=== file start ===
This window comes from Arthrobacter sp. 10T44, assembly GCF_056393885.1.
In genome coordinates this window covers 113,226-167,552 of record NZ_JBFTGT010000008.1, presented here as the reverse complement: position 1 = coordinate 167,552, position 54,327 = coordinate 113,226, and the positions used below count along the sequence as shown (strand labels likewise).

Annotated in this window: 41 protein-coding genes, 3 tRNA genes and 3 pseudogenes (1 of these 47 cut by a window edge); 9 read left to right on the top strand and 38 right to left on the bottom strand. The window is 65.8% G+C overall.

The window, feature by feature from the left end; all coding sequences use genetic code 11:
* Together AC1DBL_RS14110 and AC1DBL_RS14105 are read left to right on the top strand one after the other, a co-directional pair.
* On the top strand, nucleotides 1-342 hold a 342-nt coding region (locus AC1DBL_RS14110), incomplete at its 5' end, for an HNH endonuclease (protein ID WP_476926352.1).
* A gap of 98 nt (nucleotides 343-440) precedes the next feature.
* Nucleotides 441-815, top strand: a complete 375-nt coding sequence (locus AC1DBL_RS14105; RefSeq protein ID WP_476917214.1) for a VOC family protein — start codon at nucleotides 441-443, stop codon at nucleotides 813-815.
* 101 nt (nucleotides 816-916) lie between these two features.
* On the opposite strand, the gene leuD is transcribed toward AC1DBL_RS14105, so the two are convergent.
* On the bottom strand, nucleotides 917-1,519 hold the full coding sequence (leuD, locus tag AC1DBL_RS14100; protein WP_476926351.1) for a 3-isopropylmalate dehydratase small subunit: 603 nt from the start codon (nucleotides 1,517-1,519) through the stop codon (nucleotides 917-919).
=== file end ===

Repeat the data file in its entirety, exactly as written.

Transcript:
This window comes from Arthrobacter sp. 10T44, assembly GCF_056393885.1.
In genome coordinates this window covers 113,226-167,552 of record NZ_JBFTGT010000008.1, presented here as the reverse complement: position 1 = coordinate 167,552, position 54,327 = coordinate 113,226, and the positions used below count along the sequence as shown (strand labels likewise).

Annotated in this window: 41 protein-coding genes, 3 tRNA genes and 3 pseudogenes (1 of these 47 cut by a window edge); 9 read left to right on the top strand and 38 right to left on the bottom strand. The window is 65.8% G+C overall.

The window, feature by feature from the left end; all coding sequences use genetic code 11:
* Together AC1DBL_RS14110 and AC1DBL_RS14105 are read left to right on the top strand one after the other, a co-directional pair.
* On the top strand, nucleotides 1-342 hold a 342-nt coding region (locus AC1DBL_RS14110), incomplete at its 5' end, for an HNH endonuclease (protein ID WP_476926352.1).
* A gap of 98 nt (nucleotides 343-440) precedes the next feature.
* Nucleotides 441-815, top strand: a complete 375-nt coding sequence (locus AC1DBL_RS14105; RefSeq protein ID WP_476917214.1) for a VOC family protein — start codon at nucleotides 441-443, stop codon at nucleotides 813-815.
* 101 nt (nucleotides 816-916) lie between these two features.
* On the opposite strand, the gene leuD is transcribed toward AC1DBL_RS14105, so the two are convergent.
* On the bottom strand, nucleotides 917-1,519 hold the full coding sequence (leuD, locus tag AC1DBL_RS14100; protein WP_476926351.1) for a 3-isopropylmalate dehydratase small subunit: 603 nt from the start codon (nucleotides 1,517-1,519) through the stop codon (nucleotides 917-919).